REVIEW: Iain Sterling @ The Stand (01.03.16) | NARC. | Reliably Informed | Music and Creative Arts News for Newcastle and the North East

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It’s not immediately obvious, when Iain Stirling initially appears onstage, whether his apparent nerves are genuine or just part of his act. As he rambles and stop-starts his way through his first 20 minutes of material before his main show, what was probably initially an act grows increasingly real. His attempt at a ‘cynicism that’s nevertheless warm’ is at a bit of a disconnect, with the audience tittering along when he seems to expect chortles. Perhaps it’s because his material about bridging the gap between being on kids’ TV and doing a stand up isn’t as relatable as he’d hoped. Perhaps his warm-cynicism schtick doesn’t come off as effortless as he’d hoped. Perhaps jokes about punching/flicking babies’ heads isn’t so edgy now that pretty much everyone’s been there, done that. In any case, as he breaks for the interval before his main set, his audience are left pretty much in the same mood as they arrived in – what photographers are said to refer to as ‘neutral positive’; as if they’d just spent 20 minutes modelling a coat for H&M as opposed to watching a fairly successful comedian perform material he considered pretty reliable.

His main set, his show Touchy Feely from last year’s Edinburgh Fringe, feels like an hour- long version of more of the same. The audience seem about 70% sold on him – they reckon he’s a good guy, they empathise with him, they want to like him and generally do, just not as much as both he and they wish. There’s a lot of fairly standard observational stuff, written and executed perfectly adequately, covering things like mates having babies, having a Fitbit and Britain First. A lot of this is well trodden comic ground, and his own observations add very little to what already exists. His material on emojis is particularly tiresome, as he joins the dozens of comedians who lament the evolution of language that is both natural and inevitable, in an attempt to come across as the tedious hipster stereotype of an ironic old fart when he’s such a young dude.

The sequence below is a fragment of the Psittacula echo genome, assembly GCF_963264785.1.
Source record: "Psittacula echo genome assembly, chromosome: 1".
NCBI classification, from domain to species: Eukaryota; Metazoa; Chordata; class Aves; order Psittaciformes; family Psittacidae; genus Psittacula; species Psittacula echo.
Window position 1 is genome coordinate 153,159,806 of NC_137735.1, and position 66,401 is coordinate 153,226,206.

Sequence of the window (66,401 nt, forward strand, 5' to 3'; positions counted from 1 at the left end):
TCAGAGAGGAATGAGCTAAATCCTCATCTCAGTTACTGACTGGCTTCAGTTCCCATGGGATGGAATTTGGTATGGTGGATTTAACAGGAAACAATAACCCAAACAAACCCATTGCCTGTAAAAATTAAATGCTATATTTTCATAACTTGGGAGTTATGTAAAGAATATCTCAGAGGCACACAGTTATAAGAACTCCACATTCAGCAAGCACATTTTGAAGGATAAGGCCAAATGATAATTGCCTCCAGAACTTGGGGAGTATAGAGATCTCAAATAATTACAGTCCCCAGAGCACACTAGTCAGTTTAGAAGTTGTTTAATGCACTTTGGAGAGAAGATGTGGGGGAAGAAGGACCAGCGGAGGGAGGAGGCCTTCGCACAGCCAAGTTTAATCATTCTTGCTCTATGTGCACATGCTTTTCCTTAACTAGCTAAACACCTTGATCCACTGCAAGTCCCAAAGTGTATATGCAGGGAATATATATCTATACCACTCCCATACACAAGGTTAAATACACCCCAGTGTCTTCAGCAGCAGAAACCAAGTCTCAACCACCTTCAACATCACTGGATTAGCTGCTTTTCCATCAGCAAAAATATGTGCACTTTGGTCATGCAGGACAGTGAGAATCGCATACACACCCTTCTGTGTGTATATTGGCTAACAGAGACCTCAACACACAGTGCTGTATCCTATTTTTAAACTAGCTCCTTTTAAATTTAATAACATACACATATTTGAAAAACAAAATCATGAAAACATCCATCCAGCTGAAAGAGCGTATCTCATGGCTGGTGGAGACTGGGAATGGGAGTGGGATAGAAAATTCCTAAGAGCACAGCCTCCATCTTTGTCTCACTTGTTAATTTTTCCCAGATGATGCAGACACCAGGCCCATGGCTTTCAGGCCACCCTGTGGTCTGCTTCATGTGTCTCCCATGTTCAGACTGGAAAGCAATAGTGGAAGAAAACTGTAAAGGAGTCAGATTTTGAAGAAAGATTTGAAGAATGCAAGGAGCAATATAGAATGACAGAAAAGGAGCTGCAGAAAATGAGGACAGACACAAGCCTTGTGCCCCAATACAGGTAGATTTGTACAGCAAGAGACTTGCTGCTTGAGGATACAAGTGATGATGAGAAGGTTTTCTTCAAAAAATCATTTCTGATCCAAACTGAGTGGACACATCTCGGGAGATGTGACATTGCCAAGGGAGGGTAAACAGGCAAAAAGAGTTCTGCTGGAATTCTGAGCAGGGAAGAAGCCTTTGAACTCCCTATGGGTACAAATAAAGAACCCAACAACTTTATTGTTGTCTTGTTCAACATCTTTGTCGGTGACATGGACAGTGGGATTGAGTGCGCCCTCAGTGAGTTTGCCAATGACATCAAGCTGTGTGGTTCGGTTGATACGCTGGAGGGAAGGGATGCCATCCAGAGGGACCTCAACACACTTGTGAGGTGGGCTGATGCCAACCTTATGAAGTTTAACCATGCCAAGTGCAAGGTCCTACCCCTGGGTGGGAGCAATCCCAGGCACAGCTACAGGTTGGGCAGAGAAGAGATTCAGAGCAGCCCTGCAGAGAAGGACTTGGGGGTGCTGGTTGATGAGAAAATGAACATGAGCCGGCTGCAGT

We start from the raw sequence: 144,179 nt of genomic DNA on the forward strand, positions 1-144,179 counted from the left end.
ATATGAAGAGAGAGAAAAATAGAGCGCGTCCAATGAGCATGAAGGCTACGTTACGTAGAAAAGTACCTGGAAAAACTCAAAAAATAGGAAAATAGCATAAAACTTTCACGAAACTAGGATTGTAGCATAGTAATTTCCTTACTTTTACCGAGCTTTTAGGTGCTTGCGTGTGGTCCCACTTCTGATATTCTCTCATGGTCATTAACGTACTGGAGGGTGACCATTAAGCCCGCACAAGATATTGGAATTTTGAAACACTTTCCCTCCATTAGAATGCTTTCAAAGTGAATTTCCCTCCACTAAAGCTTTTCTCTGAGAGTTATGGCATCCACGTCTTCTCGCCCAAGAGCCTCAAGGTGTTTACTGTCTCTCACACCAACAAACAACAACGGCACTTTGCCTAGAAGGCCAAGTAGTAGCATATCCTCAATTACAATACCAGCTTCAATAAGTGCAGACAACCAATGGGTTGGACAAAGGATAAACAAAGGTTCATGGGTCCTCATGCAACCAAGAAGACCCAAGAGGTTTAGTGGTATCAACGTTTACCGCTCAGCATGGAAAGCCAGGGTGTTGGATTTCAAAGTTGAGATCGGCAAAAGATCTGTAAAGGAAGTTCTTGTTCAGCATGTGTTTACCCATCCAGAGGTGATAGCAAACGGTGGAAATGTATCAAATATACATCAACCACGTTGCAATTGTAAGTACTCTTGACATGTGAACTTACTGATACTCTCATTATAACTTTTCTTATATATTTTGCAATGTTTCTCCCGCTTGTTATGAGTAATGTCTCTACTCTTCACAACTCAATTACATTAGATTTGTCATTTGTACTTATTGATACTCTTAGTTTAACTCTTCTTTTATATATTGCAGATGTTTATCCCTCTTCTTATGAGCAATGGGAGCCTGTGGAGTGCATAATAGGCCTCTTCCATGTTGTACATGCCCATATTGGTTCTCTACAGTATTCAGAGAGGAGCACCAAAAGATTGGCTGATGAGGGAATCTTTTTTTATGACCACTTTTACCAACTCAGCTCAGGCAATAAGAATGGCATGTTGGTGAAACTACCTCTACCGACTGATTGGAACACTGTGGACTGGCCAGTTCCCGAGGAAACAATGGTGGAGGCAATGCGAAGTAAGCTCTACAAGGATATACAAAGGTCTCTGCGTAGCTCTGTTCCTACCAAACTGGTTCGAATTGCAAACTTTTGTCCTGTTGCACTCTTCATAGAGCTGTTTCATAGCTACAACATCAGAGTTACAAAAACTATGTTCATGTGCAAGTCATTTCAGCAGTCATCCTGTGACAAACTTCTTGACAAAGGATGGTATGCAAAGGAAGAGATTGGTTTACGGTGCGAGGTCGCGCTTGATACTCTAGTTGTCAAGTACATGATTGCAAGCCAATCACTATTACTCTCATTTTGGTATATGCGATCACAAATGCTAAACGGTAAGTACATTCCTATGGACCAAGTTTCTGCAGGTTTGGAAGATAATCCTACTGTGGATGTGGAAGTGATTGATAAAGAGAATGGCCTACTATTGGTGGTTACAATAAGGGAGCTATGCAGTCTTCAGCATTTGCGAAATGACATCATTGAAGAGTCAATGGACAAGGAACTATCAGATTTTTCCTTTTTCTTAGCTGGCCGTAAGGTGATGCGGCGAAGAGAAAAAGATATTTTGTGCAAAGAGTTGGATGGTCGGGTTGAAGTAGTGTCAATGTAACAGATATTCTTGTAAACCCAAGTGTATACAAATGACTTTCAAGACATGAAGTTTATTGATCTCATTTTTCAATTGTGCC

That’s not to say there’s nothing here though; lots of his add-ons and some of his punchlines are really funny, like when he talks about younger men treating women’s pubic hair like a spider, telling them “it’s more scared of you than you are of it”. His material about the differences between male and female behaviour is often surprisingly good, too; it’s refreshing to see a male comic speak of female behaviour sympathetically and of femaleness as enviable. He never does explain the title, but it’s presumably a reference to this material, which discusses the issue of men being expected not to talk about their feelings, or indeed really have them, an issue that does need talking about. However, it also makes it all the more jarring to hear him use phrases like “in trouble with the missus”. It’s frustrating too, because there’s just enough properly funny stuff here for it to feel like Iain Stirling has potential, that Touchy Feely, on the whole, just doesn’t fulfill.

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